The Past: There has been a parade of adverse Supreme Court decisions and a steady erosion of constitutional rights in drunk driving cases — what I have called "The DUI Exception to the Constitution". These have included approval of sobriety roadblocks (Sitz v. Michigan); double jeopardy (immediate license suspensions followed by criminal prosecutions); right to counsel; self-incrimination (Neville v. South Dakota); presumptions of innocence (if .08%, then presumed under the influence; if test taken within 3 hours of driving, BAC presumed to be same as when driving); confrontation; jury trial (Blanton v. North Las Vegas); etc.

The Trend: From the protection of the citizen from police violations, to the protection of the police from legal interference.

The Future: Increasing loss of constitutional protection — notably, the complete loss of the right to a jury trial. With the clear focus on cost and expediency, DUI cases will be handled in an administrative setting as license suspensions currently are: the two procedures will simply be consolidated, although criminal penalties will remain. There may be no judge, but only an administrative hearing officer.

Federal Presence

The Past: DUI laws have always been a state-prescribed crime. With the prompting of special interest groups like MADD (Mothers Against Drunk Driving) and the desire of politicians to curry favor with voters, this has gradually changed. Using a "carrot and stick" approach with highway funds, the federal government has forced states to change their laws and penalties in such ways as: "per se" laws; .08% BAC; "zero tolerance" for drivers under 21; automatic license suspensions; standardized field sobriety tests; federally approved lists of breath testing machines.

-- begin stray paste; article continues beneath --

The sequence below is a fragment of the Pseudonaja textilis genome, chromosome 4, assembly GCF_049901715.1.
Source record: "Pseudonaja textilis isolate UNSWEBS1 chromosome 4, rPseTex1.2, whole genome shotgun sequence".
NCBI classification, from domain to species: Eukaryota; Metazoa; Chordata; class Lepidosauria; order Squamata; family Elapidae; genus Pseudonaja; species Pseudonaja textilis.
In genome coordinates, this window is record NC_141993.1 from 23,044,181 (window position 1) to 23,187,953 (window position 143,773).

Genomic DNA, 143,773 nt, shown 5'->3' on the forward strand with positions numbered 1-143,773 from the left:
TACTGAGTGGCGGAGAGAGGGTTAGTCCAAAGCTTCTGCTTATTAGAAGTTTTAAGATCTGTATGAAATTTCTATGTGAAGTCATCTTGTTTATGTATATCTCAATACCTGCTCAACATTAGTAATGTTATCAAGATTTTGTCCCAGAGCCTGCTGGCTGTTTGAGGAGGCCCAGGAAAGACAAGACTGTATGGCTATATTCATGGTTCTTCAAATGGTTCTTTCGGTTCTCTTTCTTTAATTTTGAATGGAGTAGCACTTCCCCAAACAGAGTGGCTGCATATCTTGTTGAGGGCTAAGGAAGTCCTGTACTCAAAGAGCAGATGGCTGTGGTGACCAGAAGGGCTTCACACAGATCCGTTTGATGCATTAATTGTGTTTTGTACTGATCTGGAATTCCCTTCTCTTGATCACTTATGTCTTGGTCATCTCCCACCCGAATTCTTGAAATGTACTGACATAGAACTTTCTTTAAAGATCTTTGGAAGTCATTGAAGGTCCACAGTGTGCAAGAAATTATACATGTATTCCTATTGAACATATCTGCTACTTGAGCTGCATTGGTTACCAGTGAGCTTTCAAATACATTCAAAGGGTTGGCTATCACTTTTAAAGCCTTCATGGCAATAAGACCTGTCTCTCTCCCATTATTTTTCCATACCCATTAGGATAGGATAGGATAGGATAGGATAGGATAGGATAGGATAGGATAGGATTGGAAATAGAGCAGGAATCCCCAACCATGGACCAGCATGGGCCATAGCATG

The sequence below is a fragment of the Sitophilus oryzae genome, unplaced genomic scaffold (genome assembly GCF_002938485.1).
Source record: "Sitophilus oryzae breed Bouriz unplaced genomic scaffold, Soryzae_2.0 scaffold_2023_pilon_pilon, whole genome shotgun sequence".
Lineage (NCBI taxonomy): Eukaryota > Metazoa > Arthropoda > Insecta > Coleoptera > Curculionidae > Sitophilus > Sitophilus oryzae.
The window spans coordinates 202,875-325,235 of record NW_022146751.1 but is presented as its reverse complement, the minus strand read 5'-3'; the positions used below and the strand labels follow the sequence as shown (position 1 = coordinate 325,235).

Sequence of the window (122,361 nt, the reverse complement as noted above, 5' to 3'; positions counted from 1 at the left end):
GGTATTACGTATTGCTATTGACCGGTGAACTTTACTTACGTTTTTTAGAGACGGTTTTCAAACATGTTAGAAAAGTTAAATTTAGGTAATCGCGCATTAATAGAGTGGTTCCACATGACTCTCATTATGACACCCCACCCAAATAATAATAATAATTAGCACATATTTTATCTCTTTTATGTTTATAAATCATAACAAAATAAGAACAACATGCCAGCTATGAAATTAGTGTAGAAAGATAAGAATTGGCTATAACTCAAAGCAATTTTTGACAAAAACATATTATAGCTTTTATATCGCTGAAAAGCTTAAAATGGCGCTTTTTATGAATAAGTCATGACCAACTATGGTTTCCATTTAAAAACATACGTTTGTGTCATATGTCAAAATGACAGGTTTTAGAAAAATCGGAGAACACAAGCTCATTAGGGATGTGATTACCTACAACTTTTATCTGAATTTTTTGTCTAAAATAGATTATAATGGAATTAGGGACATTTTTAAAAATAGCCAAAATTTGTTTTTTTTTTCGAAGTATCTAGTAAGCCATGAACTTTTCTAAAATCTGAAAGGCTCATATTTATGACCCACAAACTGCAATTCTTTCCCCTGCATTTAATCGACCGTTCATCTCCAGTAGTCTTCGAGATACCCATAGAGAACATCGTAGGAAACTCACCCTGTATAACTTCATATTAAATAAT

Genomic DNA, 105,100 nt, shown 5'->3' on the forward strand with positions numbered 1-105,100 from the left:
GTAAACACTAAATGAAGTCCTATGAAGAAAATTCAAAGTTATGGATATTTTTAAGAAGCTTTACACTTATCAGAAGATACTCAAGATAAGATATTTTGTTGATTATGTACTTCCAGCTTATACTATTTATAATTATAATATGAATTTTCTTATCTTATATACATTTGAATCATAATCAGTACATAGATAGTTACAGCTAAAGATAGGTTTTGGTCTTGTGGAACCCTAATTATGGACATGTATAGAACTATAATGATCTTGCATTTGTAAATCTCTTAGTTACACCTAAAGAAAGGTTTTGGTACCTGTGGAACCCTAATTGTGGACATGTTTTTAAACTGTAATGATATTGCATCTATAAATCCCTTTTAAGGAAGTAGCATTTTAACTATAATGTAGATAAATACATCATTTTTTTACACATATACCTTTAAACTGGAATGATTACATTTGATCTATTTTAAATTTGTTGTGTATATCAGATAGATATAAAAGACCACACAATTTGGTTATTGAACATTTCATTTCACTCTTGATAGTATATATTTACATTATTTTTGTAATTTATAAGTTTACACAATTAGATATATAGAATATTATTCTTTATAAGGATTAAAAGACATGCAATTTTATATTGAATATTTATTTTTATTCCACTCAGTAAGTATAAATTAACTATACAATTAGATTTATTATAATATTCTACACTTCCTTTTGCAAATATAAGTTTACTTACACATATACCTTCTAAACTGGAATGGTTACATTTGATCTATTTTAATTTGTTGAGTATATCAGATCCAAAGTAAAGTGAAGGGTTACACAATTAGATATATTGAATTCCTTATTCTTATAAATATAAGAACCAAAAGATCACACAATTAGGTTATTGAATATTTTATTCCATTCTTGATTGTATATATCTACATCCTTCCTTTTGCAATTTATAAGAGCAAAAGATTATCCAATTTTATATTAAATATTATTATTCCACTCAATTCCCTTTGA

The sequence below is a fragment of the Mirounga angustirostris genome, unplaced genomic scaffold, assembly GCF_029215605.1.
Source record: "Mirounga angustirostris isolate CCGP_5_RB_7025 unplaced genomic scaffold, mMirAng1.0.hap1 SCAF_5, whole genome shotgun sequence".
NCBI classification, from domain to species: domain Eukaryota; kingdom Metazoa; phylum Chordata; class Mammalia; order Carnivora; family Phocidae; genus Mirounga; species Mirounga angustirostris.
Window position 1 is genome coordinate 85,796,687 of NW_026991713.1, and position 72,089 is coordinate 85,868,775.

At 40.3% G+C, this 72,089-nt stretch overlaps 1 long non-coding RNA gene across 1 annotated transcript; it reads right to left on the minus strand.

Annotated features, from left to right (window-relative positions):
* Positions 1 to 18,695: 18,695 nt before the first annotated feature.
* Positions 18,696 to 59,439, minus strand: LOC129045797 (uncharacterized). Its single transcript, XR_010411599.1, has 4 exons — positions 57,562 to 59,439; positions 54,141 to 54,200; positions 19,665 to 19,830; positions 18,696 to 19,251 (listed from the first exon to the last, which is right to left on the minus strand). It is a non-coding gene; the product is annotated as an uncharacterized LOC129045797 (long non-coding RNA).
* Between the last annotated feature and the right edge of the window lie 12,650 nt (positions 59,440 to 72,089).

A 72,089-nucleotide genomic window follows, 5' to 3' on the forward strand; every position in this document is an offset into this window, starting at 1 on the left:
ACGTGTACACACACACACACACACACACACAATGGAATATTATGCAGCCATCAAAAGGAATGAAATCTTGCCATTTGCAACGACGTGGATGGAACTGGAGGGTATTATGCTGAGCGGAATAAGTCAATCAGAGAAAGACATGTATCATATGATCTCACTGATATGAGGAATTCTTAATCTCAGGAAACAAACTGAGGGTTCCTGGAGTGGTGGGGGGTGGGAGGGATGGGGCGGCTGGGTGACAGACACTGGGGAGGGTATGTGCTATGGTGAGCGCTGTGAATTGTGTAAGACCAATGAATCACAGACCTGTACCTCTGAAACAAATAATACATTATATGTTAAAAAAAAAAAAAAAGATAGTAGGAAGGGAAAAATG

The Trend: The federalizing of a traditionally state offense.

The Future: With the use of the Constitution’s Commerce Clause, DUI laws and penalties will become "federalized". However, without the ability (or inclination) to arrest and prosecute these crimes in the federal courts, the states will be left to continue processing them in their own courts or administrative hearings.

The New Prohibition

The Past: The Eighteenth Amendment to the Constitution was primarily a woman’s movement that ended as a failed experiment. Since then….The BAC levels for DUI have steadily dropped from .15% to .08%, and there are efforts to reduce it further. Drivers under 21 already face .01% — alcohol prohibition as to driving.

The Trend: In 1999, MADD (primarily a woman’s movement) formally changed its mission statement from drunk driving to include "the problem of underage drinking" (not underage drinking and driving). The "problem" of drinking at all is on the horizon.

The Future: The movement will again fail, this time without obtaining a constitutional amendment. This country needs alcohol and drugs too much.